A poor man’s game

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By Bright young cricketing talents emerge from Howrah’s impoverished sections, says Dalia Mukherjee
  • Published 26.07.13

Cricket has truly transcended the barriers of class in Howrah as a crop of young talent from economically backward classes prove their mettle with the willow and the cherry in the sub-junior championships in the state. Its a common sight to find young boys wielding a piece of wood to hit an old rubber ball over the broken tiles of the teeming slums of Howrah. This zeal for the game has turned the district into a breeding ground of promising cricketers, who are winning the U-14 and U-16 tournaments in recent times.

Howrah, which was champion of the inter-district U-16 tournament last year, beat Burdwan by 47 runs to win the Cricket Association of Bengal’s (CAB) U-14 inter-district tournament this year. Howrah’s young teens have also been wearing the top crowns in the sport. While Puran Chand Singh Yadav won the best district cricketer crown in 2010, it was Md Irfan, who was adjudged the best district cricketer in the U-14 category and also captained the Bengal U-16 team in 2012. Akash Kumar Singh joined the league by being the highest wicket taker last year.

Joining the Yadavs, Singhs and Irfans this year are Sumit Singh, who won the CAB Challenge trophy as the best district cricketer in U-14 and Sheikh Akhtar Ali, who was awarded the B P Himatsinka Trophy as the highest wicket-taker in the Ambar Roy Sub-junior Cricket Tournament. He also won the Dr MM Bose Memorial Challenge Trophy as the best sub-junior cricketer of the year. These young talents not just have common scintillating scoresheets to show off but also fight similar odds coming as they do from impoverished households that can ill afford to pay for their cricketing careers.

Fourteen year-old Sumit Singh’s haul of 137 runs and eight wickets from four matches helped Howrah win the tournament and him to be adjudged the best player. It was also an honour for Howrah Sammilani, the club where Sumit plays. What’s more is that Sumit is likely to be selected in the U-16 Bengal team. He has already been called for the trial matches.

Winning a big award at this stage of his life, Sumit can now hope for a better tomorrow. Living out of a seven feet by eight feet room at Rajani Kumar Sen Street, near Chintamoni Dey Road in Howrah Maidan, with his parents, elder brother and one sister, Sumit has felt the pains of poverty since childhood. His father works in a hosiery factory in Salt Lake while his mother does tailoring jobs to run the household. As a child Sumit and his elder brother would play cricket in front of their house with an old plastic ball and a piece of wood.

Both boys were noticed by Parthasarathi Ghosh, the technical director of Howrah Sammilani, who visits the neighbourhood everyday on his way to the club. “I called both the boys to the club to play cricket. While his elder brother, Amit, started playing soon, Sumit would never come for practice,” said Ghosh. “I was too lazy and did not like to practice every day,” said Sumit. Amit’s improvements in the field gradually convinced Sumit to join the club. “I noticed that the boy had very good wrist work and could spin the ball very well,” said Ghosh, who feels that Sumit is one of the best leg-spinners in Bengal.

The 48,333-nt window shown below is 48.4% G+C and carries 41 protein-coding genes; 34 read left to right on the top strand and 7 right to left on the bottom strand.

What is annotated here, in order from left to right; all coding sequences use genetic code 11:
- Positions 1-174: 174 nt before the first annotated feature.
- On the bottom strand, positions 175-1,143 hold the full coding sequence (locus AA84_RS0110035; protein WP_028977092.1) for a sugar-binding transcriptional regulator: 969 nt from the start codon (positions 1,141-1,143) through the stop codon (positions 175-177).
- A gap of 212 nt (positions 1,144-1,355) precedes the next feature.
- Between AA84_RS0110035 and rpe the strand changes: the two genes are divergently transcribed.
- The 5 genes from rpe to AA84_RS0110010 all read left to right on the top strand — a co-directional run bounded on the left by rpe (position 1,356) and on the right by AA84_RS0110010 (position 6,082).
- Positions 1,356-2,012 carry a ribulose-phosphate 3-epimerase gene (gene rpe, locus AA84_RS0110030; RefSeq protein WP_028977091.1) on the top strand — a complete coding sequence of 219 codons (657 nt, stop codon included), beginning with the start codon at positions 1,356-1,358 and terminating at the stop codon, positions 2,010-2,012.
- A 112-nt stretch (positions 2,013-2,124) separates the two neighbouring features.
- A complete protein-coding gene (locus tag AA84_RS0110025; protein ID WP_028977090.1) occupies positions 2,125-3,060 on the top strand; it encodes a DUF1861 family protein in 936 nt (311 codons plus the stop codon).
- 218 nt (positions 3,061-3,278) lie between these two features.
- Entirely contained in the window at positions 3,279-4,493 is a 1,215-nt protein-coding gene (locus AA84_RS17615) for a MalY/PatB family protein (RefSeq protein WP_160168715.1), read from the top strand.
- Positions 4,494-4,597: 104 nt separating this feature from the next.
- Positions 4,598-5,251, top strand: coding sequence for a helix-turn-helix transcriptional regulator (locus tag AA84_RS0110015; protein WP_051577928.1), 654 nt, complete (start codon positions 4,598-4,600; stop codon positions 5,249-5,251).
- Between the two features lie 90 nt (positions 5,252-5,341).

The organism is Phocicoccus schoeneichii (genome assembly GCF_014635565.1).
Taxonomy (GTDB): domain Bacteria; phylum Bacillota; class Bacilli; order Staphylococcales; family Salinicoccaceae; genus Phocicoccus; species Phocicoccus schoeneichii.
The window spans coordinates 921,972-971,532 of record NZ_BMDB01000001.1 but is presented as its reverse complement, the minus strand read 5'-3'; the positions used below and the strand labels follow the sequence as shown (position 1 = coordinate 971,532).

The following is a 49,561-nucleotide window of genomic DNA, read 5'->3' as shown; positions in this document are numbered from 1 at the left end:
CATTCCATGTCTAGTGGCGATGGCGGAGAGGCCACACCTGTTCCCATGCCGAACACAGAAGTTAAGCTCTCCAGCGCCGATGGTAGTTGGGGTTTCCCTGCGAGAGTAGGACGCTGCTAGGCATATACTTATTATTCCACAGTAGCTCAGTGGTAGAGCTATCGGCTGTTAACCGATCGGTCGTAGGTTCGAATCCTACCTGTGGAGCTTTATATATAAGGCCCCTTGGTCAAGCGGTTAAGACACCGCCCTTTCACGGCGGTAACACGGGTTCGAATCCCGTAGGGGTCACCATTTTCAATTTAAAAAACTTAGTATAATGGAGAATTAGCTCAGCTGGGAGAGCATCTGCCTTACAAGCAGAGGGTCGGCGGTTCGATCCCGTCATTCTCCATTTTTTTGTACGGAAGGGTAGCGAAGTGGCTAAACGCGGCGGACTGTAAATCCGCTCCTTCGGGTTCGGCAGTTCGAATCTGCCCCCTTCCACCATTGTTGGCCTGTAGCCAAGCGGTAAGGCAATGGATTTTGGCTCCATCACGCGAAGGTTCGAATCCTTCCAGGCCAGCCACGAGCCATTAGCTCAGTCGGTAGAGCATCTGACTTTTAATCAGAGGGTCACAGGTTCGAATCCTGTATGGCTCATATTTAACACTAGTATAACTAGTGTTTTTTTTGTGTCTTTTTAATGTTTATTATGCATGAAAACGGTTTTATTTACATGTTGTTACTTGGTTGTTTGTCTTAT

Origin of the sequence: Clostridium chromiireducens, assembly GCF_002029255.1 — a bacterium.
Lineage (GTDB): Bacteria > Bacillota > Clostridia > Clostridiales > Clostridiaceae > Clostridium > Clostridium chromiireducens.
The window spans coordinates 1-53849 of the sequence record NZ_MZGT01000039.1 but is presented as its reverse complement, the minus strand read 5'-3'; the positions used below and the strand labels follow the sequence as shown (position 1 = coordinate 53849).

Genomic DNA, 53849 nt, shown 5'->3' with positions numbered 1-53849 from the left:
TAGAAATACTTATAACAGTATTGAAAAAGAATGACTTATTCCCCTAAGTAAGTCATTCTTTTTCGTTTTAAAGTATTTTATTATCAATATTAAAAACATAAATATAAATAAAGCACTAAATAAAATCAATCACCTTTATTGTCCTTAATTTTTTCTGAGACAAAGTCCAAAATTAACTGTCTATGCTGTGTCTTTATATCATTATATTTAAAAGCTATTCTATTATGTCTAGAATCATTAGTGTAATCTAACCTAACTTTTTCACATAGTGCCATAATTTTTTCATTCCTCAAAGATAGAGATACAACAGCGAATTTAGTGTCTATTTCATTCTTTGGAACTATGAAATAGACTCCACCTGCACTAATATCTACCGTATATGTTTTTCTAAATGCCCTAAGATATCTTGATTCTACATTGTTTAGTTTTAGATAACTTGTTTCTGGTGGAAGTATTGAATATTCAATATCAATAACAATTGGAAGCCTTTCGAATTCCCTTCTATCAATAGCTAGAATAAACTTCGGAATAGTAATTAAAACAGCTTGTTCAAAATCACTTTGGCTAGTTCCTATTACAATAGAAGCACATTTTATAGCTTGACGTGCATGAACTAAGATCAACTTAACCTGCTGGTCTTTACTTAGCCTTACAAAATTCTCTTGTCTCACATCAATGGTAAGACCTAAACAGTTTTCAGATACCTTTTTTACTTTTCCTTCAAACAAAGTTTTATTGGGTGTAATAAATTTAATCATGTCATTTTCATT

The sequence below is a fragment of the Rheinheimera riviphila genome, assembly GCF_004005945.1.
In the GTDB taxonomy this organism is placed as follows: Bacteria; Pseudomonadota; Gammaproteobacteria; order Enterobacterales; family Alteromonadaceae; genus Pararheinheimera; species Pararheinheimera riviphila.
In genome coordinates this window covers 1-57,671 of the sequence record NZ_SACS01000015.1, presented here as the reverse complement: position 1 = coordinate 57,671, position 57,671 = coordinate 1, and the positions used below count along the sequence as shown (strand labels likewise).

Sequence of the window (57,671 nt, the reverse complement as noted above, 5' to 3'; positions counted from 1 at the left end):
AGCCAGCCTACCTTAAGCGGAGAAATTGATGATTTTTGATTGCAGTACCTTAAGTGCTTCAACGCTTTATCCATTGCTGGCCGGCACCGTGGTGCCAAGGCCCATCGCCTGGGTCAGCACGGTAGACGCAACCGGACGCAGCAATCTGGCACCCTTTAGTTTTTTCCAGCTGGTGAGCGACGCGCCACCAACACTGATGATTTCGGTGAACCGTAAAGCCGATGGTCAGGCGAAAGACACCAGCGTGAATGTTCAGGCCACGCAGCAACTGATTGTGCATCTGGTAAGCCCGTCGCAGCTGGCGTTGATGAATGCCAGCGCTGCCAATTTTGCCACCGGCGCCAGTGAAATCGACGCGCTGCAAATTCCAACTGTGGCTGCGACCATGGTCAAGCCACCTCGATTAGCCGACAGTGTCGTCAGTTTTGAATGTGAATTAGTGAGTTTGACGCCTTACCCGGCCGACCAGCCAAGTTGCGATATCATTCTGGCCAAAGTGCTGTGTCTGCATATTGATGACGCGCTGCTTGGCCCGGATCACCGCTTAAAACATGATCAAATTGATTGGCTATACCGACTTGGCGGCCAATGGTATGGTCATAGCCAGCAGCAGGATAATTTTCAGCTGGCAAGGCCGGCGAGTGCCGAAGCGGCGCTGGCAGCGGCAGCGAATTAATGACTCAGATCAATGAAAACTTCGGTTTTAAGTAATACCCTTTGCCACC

Although both brothers started playing cricket, it was difficult for father Ranjit Singh to run the family expenses and his sons’ cricket expenses together. “My husband’s earnings are not enough to run a family of five. It would not have been possible to run the additional costs of the cricket expenses if I had not pitched in,” said Sharmila Devi, Sumit’s mother. Sharmila mends old clothes and also does stitching jobs for her neighbours. She manages to earn Rs 2,500 to 3,000 a month to meet her sons’ expenses. “We also get a lot of help from the club which buys the gear and other necessary things. I try to provide healthy food as much as possible to the boys since they have to practice so much,” said their mother.

“I had spoken to Sumit’s parents after he started playing regularly and winning man of the match titles in club tournaments. I told them that it was necessary for the boys to get good food,” said Ghosh, who helped by buying jersey, pads and bats for the boys.

Sumit’s day starts from five in the morning when he goes for practice to Howrah Sammilani at Howrah Maidan. He practices till it is time to go to school. In the afternoon, he goes to Dumurjala Stadium for practice again. A student of Class VIII at Howrah Siksha Sadan, Sumit hates studies but likes to watch cricket on TV. “I watch everything from test matches to one-dayers and T20. My idol is Shane Warne and I want to be like him,” said Sumit.

Fifteen-year-old Sheikh Akhtar Ali actually lives in a slum on Bellilious Road with his parents, two brothers and three sisters. Akhtar is the youngest among the three brothers. Living in abject poverty in a room that is hardly more than 200 square feet, in the by-lanes of Bellilious Road, Akhtar had never imagined he would play cricket. The son of a rickshaw-puller, Akhtar’s father can hardly make both ends meet. His mother works as a domestic help. It was again Parthasarathi Ghosh’s keen eyes that spotted Akhtar. “I watched him play and brought him to the club,” said Ghosh. Akhtar’s father, Sheikh Mehtab Ali, always supported his son, hoping that he will be a Shoaib Akhtar some day. However, Ghosh felt otherwise. “Akhtar’s physique is not cut out for pace bowling. Instead, he could be a better spinner,” he said. After joining Howrah Sammilani, for a long time Akhtar would never bat during practice. He was always a bowler. “I had forgotten to get him a bat and he did not ask me for one,” said Ghosh.